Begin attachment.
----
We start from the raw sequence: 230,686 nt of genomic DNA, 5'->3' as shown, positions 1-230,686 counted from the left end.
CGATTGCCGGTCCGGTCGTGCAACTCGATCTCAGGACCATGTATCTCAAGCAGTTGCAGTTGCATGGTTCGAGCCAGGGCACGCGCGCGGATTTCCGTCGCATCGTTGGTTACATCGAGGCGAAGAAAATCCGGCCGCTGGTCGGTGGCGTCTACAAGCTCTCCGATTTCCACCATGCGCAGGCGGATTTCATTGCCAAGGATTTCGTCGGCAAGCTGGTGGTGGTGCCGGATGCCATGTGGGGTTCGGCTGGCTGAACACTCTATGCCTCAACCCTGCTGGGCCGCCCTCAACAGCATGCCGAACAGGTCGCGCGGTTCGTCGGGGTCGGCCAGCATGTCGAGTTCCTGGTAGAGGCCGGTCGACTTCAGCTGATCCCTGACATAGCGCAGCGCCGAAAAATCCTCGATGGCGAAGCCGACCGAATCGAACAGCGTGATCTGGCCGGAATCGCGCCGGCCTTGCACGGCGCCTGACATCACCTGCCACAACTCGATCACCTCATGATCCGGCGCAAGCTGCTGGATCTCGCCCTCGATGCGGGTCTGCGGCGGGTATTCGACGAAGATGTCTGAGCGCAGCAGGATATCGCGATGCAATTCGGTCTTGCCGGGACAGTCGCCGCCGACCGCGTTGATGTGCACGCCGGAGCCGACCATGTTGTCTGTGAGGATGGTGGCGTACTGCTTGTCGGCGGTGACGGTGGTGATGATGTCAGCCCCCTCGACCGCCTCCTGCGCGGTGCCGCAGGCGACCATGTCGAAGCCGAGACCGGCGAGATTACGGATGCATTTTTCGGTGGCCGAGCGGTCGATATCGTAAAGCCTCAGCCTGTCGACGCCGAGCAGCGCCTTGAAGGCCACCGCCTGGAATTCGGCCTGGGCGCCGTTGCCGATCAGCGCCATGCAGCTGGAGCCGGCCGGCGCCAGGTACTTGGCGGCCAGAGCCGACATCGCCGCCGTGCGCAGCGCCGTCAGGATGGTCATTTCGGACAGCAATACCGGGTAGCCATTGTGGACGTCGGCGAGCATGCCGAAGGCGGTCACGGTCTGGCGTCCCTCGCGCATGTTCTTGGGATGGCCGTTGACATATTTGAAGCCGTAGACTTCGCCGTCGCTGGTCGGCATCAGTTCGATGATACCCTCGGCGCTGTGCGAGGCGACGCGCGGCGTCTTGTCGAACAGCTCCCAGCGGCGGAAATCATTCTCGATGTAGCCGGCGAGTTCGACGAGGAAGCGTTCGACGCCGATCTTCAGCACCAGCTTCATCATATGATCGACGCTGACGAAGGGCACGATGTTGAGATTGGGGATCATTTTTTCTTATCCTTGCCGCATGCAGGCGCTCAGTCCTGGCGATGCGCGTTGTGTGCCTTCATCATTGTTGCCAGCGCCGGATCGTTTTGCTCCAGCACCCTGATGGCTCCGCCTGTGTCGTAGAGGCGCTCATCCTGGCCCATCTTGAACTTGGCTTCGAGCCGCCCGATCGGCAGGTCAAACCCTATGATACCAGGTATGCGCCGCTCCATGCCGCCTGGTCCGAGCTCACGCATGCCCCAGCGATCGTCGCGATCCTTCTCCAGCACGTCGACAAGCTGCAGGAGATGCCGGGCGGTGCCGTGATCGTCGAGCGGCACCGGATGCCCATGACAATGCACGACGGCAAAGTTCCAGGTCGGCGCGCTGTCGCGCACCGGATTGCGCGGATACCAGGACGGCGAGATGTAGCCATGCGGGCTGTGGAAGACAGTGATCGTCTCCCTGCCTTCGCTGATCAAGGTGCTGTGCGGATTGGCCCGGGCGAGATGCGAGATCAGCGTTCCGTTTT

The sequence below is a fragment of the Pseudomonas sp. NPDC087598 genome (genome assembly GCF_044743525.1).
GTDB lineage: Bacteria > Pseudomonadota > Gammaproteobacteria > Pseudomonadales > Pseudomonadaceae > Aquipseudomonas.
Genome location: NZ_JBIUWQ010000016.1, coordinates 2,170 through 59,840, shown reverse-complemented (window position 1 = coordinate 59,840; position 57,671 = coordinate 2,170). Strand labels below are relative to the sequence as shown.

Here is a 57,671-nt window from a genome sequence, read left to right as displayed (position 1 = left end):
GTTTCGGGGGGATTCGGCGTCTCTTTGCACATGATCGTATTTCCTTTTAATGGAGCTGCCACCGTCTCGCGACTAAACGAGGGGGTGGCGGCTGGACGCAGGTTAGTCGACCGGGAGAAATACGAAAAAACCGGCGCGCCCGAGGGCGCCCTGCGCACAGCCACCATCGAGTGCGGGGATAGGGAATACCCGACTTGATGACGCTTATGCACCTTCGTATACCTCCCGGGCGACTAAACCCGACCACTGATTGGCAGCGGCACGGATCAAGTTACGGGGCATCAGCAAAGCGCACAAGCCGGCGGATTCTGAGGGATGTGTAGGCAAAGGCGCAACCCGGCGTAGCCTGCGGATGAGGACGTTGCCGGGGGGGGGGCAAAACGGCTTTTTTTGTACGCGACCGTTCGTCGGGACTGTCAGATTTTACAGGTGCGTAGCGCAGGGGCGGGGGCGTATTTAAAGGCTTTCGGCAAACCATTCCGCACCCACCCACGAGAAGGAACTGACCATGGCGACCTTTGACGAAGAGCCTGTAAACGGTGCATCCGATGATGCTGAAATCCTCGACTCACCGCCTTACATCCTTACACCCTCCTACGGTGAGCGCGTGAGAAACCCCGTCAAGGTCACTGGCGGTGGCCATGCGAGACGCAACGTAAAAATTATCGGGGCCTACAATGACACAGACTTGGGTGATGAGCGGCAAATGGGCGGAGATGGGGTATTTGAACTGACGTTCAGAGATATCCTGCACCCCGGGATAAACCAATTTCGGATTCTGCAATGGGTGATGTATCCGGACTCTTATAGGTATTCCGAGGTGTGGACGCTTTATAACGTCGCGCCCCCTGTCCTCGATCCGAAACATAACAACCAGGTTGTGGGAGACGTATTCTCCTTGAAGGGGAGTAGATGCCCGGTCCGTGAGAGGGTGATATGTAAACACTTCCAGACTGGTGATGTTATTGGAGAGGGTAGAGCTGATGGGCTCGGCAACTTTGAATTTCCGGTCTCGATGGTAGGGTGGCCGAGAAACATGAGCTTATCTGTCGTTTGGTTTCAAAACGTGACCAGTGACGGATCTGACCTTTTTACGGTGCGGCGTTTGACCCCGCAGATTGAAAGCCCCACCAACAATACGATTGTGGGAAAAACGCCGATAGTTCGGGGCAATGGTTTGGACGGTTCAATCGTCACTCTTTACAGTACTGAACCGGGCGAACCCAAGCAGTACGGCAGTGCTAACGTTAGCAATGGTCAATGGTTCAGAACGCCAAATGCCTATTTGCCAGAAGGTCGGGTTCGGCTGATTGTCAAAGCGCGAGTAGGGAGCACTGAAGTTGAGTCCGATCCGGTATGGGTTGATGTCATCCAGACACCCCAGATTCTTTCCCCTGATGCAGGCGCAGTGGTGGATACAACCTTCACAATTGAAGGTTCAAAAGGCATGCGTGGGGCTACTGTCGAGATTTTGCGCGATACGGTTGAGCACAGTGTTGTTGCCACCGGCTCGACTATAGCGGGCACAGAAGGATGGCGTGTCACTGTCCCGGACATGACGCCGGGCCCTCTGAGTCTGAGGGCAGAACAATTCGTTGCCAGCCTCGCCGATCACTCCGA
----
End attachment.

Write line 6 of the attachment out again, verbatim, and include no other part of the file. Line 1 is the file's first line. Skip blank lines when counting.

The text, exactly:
Here is a 57,671-nt window from a genome sequence, read left to right as displayed (position 1 = left end):